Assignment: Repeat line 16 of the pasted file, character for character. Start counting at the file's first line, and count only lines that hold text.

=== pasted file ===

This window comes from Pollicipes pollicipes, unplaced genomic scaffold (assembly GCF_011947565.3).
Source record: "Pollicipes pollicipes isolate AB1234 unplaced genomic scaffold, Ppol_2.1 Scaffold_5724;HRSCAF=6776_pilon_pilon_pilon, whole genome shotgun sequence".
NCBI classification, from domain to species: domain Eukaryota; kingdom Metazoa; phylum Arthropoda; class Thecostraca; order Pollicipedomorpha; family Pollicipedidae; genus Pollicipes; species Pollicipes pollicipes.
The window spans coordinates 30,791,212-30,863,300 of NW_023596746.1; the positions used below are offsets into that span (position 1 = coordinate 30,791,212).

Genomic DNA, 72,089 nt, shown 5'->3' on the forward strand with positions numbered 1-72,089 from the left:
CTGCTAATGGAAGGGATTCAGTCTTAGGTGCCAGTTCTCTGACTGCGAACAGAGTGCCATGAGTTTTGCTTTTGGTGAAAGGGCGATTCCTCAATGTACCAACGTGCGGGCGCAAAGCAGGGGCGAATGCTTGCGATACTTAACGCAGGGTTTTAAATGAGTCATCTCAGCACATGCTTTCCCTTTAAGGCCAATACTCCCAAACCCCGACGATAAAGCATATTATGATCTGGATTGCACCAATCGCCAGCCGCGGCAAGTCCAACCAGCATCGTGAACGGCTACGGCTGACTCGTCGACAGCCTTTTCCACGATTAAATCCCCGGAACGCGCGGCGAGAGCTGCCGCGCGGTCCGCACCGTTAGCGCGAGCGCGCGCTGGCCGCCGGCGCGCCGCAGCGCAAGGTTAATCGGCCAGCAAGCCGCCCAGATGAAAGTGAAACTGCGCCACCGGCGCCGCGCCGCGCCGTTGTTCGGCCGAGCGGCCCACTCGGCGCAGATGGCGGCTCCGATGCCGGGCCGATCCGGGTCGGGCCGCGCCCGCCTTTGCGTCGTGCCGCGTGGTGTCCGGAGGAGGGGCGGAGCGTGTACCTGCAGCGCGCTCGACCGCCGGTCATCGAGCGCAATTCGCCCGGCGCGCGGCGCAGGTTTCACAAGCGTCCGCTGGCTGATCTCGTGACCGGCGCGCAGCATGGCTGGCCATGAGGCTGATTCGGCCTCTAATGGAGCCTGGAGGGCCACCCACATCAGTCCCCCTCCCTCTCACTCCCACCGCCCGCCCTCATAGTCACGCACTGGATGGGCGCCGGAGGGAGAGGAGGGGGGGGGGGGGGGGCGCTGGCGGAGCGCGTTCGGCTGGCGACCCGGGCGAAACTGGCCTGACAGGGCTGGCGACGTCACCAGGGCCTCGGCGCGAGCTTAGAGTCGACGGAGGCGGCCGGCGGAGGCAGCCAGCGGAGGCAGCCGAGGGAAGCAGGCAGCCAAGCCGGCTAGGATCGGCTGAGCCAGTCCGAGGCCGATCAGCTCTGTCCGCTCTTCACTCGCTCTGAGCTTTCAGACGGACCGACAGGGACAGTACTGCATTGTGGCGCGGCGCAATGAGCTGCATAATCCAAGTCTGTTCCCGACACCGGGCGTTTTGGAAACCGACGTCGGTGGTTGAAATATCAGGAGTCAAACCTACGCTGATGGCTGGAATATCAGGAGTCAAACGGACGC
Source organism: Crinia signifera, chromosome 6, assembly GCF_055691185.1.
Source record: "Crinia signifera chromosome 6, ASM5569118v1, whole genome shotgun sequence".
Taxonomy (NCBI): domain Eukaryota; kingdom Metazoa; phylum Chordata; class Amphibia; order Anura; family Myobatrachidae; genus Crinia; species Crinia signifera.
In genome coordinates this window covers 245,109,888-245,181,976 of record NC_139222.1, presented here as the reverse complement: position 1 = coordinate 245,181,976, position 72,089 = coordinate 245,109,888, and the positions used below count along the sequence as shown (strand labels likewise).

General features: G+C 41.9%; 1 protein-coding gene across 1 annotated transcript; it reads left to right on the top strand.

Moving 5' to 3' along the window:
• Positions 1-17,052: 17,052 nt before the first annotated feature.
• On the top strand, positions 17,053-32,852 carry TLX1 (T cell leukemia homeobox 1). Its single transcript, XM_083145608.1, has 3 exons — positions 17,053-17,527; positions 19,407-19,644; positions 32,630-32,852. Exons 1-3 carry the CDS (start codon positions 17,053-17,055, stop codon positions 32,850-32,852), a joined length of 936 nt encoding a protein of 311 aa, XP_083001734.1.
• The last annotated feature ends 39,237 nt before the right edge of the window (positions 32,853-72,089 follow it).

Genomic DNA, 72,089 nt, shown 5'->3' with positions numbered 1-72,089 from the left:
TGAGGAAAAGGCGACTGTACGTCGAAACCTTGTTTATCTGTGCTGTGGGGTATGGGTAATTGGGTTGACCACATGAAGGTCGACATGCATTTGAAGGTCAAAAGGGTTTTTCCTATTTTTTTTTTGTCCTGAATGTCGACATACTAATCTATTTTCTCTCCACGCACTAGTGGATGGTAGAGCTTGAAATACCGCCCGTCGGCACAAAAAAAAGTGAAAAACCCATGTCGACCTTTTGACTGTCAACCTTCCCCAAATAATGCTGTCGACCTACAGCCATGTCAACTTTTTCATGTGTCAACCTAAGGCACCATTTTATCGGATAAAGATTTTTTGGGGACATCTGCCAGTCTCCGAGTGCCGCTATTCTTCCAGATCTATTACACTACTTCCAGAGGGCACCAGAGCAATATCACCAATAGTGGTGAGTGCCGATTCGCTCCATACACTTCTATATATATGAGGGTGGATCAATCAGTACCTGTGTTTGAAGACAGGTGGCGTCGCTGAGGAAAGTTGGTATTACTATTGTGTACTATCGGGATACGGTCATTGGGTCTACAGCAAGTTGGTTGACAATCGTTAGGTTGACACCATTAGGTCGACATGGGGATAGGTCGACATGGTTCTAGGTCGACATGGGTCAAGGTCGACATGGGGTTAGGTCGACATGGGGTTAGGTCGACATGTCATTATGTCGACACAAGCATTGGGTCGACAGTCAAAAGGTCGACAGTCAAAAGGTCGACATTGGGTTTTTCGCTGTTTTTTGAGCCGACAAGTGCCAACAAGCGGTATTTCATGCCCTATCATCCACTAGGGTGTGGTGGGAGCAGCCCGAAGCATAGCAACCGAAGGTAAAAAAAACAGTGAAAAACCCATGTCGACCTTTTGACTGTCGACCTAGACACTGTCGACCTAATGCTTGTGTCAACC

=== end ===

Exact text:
Genomic DNA, 72,089 nt, shown 5'->3' with positions numbered 1-72,089 from the left: